Tribal talent


At last Friday’s gender-studies brown-bag lunch, assistant anthropology professor Jessica Cattelino traced the Florida Seminoles’ “princess pageant” from its 1950s origins to the present, explaining how it evolved from a conventional beauty competition to an exercise “defining, celebrating, and disciplining Seminole nationhood.” In 1972 swimsuit contests gave way to competing lectures on sewing patchwork clothing and tanning deer hides. Looking pretty, said Cattelino, grew less important than looking native. During pageants, “there’s lots of talk of ‘passing down,’ lots of linking to authoritative knowledge and claims to cultural continuity.” The competitions highlight Seminoles’ “overlapping citizenship” in their indigenous nation and America, a duality Cattelino described as “imbricated” rather than simply “a coexistence or a rivalry.”

The pageant’s cultural evolution coincides with the tribe’s foray into casino gambling and the establishment of constitutional governance for Florida’s six Seminole reservations. Once crowned, Miss Seminole carries out a host of diplomatic duties, attending pow-wows, meeting with political officials (both Indian and American), and presiding over civic functions. In the days leading up to the pageant, Cattelino said, contestants are drilled in public speaking, proper comportment, and tribal politics.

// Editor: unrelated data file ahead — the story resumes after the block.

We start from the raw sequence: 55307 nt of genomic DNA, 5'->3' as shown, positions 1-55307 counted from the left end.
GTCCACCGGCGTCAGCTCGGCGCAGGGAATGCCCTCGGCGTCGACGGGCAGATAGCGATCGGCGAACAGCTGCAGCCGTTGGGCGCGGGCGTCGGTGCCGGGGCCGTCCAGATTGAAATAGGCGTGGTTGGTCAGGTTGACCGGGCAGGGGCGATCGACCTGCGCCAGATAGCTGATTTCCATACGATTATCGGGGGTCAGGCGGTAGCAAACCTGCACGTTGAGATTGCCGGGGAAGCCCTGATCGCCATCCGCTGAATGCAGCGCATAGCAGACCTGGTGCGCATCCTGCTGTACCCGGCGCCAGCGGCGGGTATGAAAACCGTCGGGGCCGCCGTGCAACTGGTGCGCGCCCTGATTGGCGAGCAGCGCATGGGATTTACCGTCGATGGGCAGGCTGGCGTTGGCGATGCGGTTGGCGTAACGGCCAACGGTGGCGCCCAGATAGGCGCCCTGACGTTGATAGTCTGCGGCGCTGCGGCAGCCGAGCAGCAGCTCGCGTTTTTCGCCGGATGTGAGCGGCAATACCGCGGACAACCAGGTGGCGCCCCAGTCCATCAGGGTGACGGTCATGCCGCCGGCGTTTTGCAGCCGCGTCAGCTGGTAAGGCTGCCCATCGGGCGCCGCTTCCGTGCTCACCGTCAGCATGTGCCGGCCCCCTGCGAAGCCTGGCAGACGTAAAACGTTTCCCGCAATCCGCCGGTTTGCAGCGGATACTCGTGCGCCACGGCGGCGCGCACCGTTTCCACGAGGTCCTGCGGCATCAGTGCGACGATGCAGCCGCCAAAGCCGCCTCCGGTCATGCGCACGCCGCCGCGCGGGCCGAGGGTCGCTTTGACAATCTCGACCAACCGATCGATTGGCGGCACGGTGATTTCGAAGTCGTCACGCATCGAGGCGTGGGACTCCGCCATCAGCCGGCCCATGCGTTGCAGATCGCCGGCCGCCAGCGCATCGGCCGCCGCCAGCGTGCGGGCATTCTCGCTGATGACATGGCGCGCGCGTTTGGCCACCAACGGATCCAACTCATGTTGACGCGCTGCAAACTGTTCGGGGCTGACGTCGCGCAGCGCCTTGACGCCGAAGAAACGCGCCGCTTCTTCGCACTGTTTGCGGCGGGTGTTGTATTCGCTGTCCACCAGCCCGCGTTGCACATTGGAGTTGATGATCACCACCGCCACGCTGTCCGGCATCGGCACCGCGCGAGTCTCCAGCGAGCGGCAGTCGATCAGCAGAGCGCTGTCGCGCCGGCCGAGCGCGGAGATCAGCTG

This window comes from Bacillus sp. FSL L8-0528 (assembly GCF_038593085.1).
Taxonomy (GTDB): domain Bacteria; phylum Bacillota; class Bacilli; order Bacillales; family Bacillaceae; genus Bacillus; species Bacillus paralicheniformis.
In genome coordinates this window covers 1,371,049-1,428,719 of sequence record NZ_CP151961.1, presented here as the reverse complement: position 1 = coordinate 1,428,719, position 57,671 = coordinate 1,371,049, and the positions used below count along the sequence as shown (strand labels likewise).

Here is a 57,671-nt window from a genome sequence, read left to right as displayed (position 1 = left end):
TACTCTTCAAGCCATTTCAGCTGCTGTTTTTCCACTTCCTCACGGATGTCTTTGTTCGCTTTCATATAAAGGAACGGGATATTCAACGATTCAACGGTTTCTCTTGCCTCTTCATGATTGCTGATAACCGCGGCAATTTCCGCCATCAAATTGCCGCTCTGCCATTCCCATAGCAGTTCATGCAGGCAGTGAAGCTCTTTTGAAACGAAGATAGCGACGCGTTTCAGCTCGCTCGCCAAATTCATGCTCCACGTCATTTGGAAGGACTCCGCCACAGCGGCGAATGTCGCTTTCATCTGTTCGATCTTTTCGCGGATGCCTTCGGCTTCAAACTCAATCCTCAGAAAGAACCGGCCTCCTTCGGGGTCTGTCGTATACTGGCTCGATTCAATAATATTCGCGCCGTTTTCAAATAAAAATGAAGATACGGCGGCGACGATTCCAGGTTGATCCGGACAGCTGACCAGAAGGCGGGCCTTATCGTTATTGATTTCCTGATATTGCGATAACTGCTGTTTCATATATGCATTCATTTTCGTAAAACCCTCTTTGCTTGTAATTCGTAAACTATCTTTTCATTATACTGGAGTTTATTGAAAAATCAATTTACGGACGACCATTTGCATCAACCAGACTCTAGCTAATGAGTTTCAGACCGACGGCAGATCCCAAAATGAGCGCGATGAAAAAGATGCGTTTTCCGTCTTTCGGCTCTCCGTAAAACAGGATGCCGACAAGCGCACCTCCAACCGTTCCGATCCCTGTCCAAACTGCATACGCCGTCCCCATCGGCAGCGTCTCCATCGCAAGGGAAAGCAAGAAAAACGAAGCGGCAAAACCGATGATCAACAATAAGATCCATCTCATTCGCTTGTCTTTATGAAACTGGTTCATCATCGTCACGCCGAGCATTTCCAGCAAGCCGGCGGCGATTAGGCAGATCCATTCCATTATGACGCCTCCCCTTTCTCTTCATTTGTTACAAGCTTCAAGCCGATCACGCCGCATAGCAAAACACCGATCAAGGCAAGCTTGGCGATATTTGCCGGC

A masculine parallel to Miss Seminole can be found in war-veteran groups. Noting that American Indians serve in the U.S. military at a higher rate than any other ethnic group, Cattelino said Native American ideas about what it means to “be a man” often lead to the armed services. “There is an indigenous attachment to the land—and to defending the land—no matter who owns it.” For Florida Seminoles, a tribe that considers itself unconquered because its leaders never signed a peace treaty with the U.S. and its people fended off expulsion from Florida, “the warrior legacy is strong. … And if you want to be a warrior, you can’t really do that within the tribe.” Veteran status also gets many former soldiers elected to tribal offices. “Military prowess translates into political eligibility,” Cattelino said. She closed the lecture by fielding questions about the 1924 Indian Citizenship Act—which granted blanket citizenship to the country’s Native Americans—Seminole names, and the tribe’s custom of tracing heritage along matrilineal lines.


Assistant professor Jessica Cattelino (top). A Seminole veterans' color guard (bottom).

May 15, 2006